A new study, based on data from ESA’s XMM-Newton and NASA’s Chandra X-ray observatories, sheds new light on a three million light-year long bridge of hot gas linking two galaxy clusters, whose shape is being bent by the mighty activity of a nearby supermassive black hole.
Galaxy clusters are the largest objects in the Universe held together by gravity. They contain hundreds or thousands of galaxies, vast amounts of multi-million-degree gas that shines brightly in X-rays, and enormous reservoirs of unseen dark matter.
The system portrayed in these images, called Abell 2384, is located 1.2 billion light years from Earth and comprises an overall mass of over 260 trillion times the mass of the Sun. In this case, the two galaxy clusters collided and then passed through each other, releasing a flood of hot gas from each cluster that formed an unusual bridge between the two objects.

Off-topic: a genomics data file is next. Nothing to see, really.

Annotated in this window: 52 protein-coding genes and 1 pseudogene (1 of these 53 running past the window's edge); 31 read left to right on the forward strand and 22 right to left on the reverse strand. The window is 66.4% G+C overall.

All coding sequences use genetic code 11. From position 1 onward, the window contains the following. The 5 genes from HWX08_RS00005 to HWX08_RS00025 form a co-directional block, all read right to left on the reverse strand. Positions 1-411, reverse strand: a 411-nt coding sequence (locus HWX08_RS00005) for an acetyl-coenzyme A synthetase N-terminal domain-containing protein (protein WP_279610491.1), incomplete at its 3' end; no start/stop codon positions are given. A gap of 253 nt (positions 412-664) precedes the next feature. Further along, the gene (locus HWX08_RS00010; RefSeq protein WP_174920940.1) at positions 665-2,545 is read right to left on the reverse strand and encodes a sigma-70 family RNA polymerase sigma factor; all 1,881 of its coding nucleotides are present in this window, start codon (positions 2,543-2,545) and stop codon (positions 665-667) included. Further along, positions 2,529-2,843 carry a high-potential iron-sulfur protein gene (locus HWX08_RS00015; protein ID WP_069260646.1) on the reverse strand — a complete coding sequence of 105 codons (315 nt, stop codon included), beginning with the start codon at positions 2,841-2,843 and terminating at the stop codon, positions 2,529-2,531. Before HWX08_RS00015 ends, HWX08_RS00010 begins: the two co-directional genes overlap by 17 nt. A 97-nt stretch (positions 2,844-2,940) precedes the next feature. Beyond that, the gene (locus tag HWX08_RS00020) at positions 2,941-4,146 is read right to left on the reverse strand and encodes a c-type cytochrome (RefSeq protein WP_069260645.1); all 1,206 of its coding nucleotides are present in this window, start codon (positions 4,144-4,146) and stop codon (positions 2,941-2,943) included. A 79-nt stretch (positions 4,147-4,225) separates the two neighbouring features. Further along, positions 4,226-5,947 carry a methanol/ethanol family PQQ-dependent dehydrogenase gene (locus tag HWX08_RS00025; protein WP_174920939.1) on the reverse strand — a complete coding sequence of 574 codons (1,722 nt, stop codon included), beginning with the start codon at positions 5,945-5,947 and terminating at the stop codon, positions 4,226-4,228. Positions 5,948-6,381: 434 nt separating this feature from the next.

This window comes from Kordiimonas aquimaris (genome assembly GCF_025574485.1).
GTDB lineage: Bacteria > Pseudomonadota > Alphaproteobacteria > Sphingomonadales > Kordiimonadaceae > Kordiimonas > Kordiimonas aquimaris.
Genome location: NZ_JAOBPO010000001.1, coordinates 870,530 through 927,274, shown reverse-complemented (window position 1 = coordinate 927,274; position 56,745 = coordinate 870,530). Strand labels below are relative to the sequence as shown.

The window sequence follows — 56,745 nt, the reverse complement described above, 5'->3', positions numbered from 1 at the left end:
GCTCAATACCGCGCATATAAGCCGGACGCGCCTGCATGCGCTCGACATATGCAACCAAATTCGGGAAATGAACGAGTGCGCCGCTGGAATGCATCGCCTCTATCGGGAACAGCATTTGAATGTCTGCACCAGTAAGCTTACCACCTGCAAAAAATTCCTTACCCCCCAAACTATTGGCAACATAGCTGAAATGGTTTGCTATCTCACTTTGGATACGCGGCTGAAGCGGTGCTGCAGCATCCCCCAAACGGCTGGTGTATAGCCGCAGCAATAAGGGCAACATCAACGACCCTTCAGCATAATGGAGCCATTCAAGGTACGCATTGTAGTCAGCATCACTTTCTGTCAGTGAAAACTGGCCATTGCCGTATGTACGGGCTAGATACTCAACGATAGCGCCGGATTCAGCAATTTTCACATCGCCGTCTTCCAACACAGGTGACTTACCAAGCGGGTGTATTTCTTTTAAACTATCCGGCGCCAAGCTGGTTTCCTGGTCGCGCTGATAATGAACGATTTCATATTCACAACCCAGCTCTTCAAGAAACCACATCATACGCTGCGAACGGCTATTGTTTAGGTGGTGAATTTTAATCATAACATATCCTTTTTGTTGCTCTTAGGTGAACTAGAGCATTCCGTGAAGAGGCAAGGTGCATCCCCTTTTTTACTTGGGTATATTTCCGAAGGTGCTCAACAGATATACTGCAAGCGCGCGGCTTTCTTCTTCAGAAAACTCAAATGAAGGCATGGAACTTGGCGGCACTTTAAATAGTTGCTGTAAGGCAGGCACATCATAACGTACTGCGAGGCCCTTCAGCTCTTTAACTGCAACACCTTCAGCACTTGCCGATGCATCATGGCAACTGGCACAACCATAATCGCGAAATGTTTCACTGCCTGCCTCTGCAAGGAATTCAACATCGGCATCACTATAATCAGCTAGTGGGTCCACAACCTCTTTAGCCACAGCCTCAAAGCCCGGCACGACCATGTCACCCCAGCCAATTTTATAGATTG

The X-ray view from XMM-Newton and Chandra is shown in blue, alongside observations in radio waves performed with the Giant Metrewave Radio Telescope in India (shown in red) and optical data from the Digitized Sky Survey (shown in yellow). The new multi-wavelength view reveals the effects of a jet shooting away from a supermassive black hole in the center of a galaxy in one of the clusters.
A paper describing this work was published in the January 2020 issue of the Monthly Notices of the Royal Astronomical Society with the title: ” A rare case of FR I interaction with a hot X-ray bridge in the A2384 galaxy cluster” by V Parekh, T F Laganá, K Thorat, K van der Heyden, A Iqbal and F Durret. DOI: 10.1093/mnras/stz3067
Source: esa.int, https://chandra.harvard.edu/
Image Credits: X-ray: NASA/CXC/SAO/V.Parekh, et al. & ESA/XMM-Newton; Radio: NCRA/GMRT; Optical: NASA/CXC/DSS